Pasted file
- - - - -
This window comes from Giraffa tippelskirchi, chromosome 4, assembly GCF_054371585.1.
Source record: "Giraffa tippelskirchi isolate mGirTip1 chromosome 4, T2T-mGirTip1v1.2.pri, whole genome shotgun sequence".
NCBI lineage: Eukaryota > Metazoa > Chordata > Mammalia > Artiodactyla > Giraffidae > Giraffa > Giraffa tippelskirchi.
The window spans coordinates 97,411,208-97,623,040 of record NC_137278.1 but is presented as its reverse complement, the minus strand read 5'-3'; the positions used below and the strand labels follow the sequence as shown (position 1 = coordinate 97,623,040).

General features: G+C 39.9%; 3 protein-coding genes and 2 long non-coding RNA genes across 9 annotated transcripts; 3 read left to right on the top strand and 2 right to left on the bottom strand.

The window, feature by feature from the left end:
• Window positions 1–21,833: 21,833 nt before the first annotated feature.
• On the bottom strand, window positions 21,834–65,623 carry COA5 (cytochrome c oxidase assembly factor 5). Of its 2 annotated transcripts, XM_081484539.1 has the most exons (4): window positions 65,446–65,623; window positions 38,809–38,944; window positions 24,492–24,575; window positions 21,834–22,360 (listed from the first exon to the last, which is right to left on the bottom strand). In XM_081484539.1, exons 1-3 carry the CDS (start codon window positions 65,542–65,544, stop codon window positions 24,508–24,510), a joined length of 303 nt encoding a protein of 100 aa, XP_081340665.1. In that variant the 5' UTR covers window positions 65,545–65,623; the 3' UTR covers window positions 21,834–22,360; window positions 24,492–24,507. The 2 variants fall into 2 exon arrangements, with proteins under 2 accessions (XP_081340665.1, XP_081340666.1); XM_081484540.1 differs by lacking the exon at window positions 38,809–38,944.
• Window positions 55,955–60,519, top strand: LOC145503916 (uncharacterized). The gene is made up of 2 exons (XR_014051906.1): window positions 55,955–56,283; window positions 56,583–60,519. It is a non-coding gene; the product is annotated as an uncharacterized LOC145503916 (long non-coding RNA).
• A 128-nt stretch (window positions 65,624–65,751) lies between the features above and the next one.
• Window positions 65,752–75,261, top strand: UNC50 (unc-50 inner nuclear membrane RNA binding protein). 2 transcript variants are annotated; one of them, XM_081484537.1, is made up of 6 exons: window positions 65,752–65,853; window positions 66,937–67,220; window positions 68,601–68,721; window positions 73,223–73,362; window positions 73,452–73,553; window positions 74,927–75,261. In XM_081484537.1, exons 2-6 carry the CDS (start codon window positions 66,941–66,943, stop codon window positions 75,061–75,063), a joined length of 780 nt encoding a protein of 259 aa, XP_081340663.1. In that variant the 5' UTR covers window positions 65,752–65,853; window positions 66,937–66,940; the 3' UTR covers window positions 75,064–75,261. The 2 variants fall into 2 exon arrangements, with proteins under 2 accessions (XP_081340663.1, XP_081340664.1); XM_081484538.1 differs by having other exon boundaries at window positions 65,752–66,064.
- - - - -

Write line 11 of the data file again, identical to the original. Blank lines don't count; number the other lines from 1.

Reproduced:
• Window positions 65,752–75,261, top strand: UNC50 (unc-50 inner nuclear membrane RNA binding protein). 2 transcript variants are annotated; one of them, XM_081484537.1, is made up of 6 exons: window positions 65,752–65,853; window positions 66,937–67,220; window positions 68,601–68,721; window positions 73,223–73,362; window positions 73,452–73,553; window positions 74,927–75,261. In XM_081484537.1, exons 2-6 carry the CDS (start codon window positions 66,941–66,943, stop codon window positions 75,061–75,063), a joined length of 780 nt encoding a protein of 259 aa, XP_081340663.1. In that variant the 5' UTR covers window positions 65,752–65,853; window positions 66,937–66,940; the 3' UTR covers window positions 75,064–75,261. The 2 variants fall into 2 exon arrangements, with proteins under 2 accessions (XP_081340663.1, XP_081340664.1); XM_081484538.1 differs by having other exon boundaries at window positions 65,752–66,064.